Above: Front cover

From A View To A Kill
In 1985 Roger Moore made his last appearances in a similarly title Bond film - and that’s where the similarities end. This second short story focuses on espionage and conflict between intelligence agencies after WW2. The 65-panel story visits a handful of locations. Scenes in the woods suffer as the quality of the cells has degraded. The plot stays close to Fleming’s short story and makes for a nice and concise, low-key, strip adventure.

For Your Eyes Only
The third short story, which lent its title to the 1981 Moore outing, ran 77 panels from September till December 1961. Fleming’s plot of Bond being sent on a mission to assassinate the killers of friend’s of M – only for 007 to bump into the daughter of the Havelock’s who ultimately completes the job – transfers well to the strip format.

This short version of Thunderball ended prematurely due to a falling out between then Express Newspaper owner Lord Beaverbrook and Ian Fleming. This curtailed Bond adventure, despite being cut short, has faired well and the quality of the strip is better than others in this collection. However some cells have been restored from the Newspaper source material, so the quality is patchy in places. With the final two thirds of the story missing, Gammidge had to condense the story into a few panels, which was done successfully considering the situation. Titan has included six of the missing panels that were issued by syndicated newspapers in the rest of Europe.

This two-page bonus is a nice retrospective looking at alternative and omitted panels from Goldfinger and Thunderball. Goldfinger has two alternative panels highlighting the knife fight between Bond and Oddjob that was never released in the UK. Six Norwegian panels of the fuller Thunderball ending are also available. These panels were never published in the UK due to Lord Beaverbrook’s cancellation of the strip.

Behind Enemy Lines - The Russian Perspective
This refreshing article by Vlad Pavlov reflects on Bond’s exploits behind the iron curtain. It details how over the years, censorship has been freed up allowing western culture and film to make it into Russia. Of all the articles within this re-issue this is the most interesting to fans on all levels.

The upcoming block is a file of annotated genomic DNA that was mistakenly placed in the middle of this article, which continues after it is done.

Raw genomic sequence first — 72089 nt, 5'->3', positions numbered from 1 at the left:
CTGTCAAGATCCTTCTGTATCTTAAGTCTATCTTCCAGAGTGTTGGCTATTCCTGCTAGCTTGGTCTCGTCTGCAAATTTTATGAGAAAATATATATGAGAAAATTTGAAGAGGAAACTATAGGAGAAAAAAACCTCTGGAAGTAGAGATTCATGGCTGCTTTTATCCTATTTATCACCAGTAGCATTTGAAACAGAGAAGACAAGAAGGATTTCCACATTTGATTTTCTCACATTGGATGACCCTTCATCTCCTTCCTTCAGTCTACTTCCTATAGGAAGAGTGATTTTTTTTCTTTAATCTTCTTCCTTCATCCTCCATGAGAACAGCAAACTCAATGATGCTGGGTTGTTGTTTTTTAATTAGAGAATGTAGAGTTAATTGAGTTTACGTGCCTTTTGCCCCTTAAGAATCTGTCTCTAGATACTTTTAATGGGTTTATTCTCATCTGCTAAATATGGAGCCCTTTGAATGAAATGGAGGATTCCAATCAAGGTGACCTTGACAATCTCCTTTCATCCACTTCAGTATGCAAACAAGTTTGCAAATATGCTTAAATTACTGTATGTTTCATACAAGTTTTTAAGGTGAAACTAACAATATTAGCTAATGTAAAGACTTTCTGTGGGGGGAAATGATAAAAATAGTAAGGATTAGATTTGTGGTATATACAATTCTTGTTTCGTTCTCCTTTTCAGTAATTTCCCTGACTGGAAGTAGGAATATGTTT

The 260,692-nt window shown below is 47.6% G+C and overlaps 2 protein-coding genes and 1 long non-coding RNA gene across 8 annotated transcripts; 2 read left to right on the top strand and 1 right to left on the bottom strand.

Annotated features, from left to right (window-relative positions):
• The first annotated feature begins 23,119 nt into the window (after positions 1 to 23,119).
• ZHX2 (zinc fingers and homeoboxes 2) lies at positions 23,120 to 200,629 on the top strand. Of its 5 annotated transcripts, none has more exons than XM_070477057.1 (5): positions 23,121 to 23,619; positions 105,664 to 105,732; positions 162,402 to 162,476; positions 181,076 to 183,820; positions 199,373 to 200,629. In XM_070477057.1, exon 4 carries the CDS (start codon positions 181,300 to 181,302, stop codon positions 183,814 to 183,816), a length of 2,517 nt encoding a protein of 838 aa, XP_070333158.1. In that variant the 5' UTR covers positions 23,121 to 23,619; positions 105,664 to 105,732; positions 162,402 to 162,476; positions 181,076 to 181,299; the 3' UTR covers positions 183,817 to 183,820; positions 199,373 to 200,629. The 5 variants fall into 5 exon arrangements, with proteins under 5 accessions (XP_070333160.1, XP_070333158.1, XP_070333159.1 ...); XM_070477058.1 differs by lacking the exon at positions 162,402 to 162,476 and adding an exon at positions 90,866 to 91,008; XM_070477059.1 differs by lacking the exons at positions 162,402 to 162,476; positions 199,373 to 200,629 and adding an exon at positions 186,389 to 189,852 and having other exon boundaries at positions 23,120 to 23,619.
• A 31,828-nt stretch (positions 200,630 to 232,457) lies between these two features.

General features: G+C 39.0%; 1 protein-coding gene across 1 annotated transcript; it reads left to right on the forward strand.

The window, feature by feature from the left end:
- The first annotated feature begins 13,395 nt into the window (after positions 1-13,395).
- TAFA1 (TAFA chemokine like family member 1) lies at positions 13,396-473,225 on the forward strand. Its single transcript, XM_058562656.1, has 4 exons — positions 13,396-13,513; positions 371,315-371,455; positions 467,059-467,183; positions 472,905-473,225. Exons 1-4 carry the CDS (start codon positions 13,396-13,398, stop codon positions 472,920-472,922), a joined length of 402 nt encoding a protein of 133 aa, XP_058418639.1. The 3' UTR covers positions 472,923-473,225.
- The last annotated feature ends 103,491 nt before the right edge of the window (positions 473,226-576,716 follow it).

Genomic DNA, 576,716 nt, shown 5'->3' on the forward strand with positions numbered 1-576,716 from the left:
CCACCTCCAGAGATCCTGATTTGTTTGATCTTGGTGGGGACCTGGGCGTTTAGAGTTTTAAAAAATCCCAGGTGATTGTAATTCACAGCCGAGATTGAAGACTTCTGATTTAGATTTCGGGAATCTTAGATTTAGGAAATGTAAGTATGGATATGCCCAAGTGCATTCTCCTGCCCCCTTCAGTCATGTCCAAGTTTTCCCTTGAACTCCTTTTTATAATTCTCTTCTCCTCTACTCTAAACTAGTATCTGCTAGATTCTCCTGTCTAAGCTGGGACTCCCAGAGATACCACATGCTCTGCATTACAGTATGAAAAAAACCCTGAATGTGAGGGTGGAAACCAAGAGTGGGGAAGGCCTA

The Complete James Bond Syndicated Newspaper Checklist
Rounding off this first reissue is a checklist of every Bond newspaper strip including dates of print and reference numbers in a table format.

James Bond will return in 2005 in Casino Royale...


"Goldfinger" is the fourth revised and re-issued series of classic Ian Fleming Bond adventures. With five full strips, and extra care being put into the re-issue, Titan has improved upon the past three outings.

However, the feature on the authors could have been expanded, with further discussion on how their concept of Fleming's Bond was brought to life by the artwork. The tale of the curtailment of Thunderball is treated with a short briefing before the strip, and could have expanded further on this interesting moment in Bond comic history.

The quality of the artwork varies due to the varying nature of source material (some of which was taken from the original newspapers), but for the most part is robust. Considering the rarity of some of the material contained in this volume, Titan has done well to compile the English language strips in a state good enough for re-publishing.


30th January 2005
MI6 Price $11.87
26th November 2004
MI6 Price £8.33

Images courtesy Titan Books and Amazon Associates.